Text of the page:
marques'almeida, toogood and richard malone: london fashion week draws to a close
On the final day of shows, the capital's fresh, young design talent reminded us why London is such an exciting place to be right now.
Photography Mitchell Sams
Welcome to the house of fun! Marques'Almeida's new collection was a colourful party of Beetlejuice stripes, hand painted spots on silk, monochrome squares, raw silk ruffles, 60s swirl patterns, flared power suits, giant platform boots and a grown-up, dressed-up new feel. Backstage, a very pregnant Marta Marques told us that this season was all about "the idea of celebratory dressing, individualism and diversity," as well as "the work of Malick Sidibé and his way of photographing youth in really celebratory outfits; the idea of dressing up and looking your best." With that running through their heads and Nina Simone on repeat in the studio, her and Paulo designed super special party looks to be toned down to perfection by the effortless cool of their Insta/friend-cast girls. With new romantic make-up and hair falling in messy on-purpose waves, it was a very happy LFW ending of colour clashes and fabric mish-mashes. Word on the street is that the duo attempted to tighten their colour scheme down but their rainbow lovin' just shone on through. Aren't you glad it did?
Text (and model) Frankie Dunn
"We were inspired by a melancholic English landscape painting, an eighteenth century mochaware mug and a first world war camouflage suit," explains Faye Toogood from a quiet enclave of Studio Toogood's new home on Redchurch Street. Separated by a courtyard, the renovated space might only be a stone's throw from the bustling east London street but the moment the door closes behind you, you're instantly transported to a different world, the carefully crafted, ever-evolving ecosystem of Toogood. Set alongside their furniture,interiors and sculpture, the unmistakable spirit of both sisters echoed throughout each and every room. The complimentary voices of Faye's preoccupation with materiality and Erica's audacious shape-making could be heard and understood as one.
Removing themselves from the ever-quickening conveyor belt of fashion shows and product launches, the presentation pace was instantly slowed as visitors were greeted with tea made from foraged flowers and invited to explore their 007 Collection that had been scattered through the split levels of the welcoming studio space. It provided the perfect punctuation to this enthralling chapter of London fashion week. From unique camouflage made up from hand-splattered dye onto green canvas and exclusive textiles made in collaboration with recent RCA graduate Georgia Kemball and historic Japanese weaving mill Hoosoo, the hardwearing garments are both practical and sculptural. "It's an escape. The ability to lose ourselves in the great outdoors. We withdraw to the wild and windy moor, not to retreat but to regroup." Join the quiet revolution of team Toogood.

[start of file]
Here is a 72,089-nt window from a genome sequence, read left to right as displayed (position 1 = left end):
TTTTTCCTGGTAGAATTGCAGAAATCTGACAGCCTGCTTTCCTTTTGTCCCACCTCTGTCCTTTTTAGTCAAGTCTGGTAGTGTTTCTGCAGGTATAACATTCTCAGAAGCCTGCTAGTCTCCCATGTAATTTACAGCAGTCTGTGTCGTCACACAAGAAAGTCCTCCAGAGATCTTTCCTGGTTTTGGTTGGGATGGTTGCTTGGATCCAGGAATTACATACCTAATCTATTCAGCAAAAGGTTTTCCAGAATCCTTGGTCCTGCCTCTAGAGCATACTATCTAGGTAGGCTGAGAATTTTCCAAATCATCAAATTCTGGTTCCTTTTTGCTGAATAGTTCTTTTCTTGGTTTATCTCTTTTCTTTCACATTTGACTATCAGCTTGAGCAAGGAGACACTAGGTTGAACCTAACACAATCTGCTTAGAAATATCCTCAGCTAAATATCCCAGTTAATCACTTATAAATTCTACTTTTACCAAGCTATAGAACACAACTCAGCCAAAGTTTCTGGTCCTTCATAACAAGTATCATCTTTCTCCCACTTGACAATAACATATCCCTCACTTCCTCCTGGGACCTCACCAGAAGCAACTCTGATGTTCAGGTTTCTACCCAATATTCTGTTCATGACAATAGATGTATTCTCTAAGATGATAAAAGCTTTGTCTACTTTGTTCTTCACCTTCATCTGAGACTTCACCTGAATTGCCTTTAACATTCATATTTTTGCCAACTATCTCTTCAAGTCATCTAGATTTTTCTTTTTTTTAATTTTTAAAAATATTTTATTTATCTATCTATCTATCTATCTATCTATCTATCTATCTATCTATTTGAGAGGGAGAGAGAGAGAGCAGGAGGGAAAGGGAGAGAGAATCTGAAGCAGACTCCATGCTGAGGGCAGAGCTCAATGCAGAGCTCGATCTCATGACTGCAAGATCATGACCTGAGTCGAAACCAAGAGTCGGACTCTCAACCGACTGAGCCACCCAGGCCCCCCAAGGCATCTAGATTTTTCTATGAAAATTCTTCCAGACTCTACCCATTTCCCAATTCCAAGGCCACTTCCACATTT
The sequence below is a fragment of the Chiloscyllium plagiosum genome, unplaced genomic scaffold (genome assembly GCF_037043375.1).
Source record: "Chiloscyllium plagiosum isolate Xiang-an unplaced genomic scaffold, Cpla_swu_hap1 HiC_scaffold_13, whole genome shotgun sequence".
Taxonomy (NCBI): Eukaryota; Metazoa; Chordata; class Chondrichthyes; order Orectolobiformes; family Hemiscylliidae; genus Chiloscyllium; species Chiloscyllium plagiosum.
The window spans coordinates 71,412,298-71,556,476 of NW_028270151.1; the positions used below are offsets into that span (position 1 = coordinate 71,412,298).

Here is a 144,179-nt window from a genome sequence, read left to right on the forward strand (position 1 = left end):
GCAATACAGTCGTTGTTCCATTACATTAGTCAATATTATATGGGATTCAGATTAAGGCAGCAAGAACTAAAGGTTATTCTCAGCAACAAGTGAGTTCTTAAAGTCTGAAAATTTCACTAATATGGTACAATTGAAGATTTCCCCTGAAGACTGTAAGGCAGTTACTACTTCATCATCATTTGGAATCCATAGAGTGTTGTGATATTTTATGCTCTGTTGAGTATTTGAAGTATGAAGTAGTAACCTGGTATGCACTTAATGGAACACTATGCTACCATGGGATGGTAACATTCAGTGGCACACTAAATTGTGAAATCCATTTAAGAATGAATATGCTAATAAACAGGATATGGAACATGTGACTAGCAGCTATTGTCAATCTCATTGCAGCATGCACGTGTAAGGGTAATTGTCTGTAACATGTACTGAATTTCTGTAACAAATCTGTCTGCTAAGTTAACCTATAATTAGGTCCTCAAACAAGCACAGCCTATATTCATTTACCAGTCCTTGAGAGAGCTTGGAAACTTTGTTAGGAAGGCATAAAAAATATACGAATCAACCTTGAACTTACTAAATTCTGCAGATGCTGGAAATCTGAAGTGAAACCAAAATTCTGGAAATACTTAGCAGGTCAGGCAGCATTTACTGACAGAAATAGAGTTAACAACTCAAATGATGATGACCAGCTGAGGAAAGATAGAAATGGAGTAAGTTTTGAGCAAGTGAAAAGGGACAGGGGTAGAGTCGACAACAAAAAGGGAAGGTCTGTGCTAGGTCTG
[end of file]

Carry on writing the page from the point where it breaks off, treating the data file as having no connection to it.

Text Steve Salter
Previously inspired by his mum's Argos uniform, blue collar workwear and his glamorous auntie Ann, Richard Malone is a master at transforming working class signifiers into high fashion. A tribute, not an appropriation, of these styles, Malone's work is never a literal 'homage', but an elevation of details from a culture (his culture) often referenced by fashion in a nostalgic way, but rarely acknowledged as a culturally-significant modern reality. "I think it's important not to look at them as a gimmick," Richard told i-D backstage. "There are beautiful codes within those cultures and subcultures, and they still exist in working class towns. That's what I grew up around, so that's what informs a lot of my work."
For autumn/winter 17, Malone drew our eyes to the everyday, municipal design around us -- specifically the colourful, eye-bending patterns of bus upholstery. "These prints, they're everywhere around us and no one really takes notice of them, but back when they were designed there was so much effort put into making that for a public space. Now, with distractions like our phones, we overlook those patterns and those prints, so I started designing my own," he explains. "I'm always taking [buses] going somewhere, travelling back to Ireland or something. In Ireland it's quite good, because they're grubby and old where I'm from, so you get proper old school 80s or 70s prints that hurt your eyes a bit, and it's on the whole inside of a bus!"
Demonstrating Malone's incredible pattern cutting powers, two of the models wearing his bright chevron and floral patterned designs were contemporary dancers - one of which performed in Eddie Peake's White Cube show. "It's nice to make clothes for a working body," Malone comments. "It's a challenge as a designer to make something that can function to that extreme of a movement whilst still having those shapes. That's really exciting for me, from the pattern cutting element and also from using fabrics that aren't stretchy at all this time -- they really have to be cut and draped and fitted like 100 times, but that's my job, I think. That's the part I really enjoy, that I really love."
Text Charlotte Gush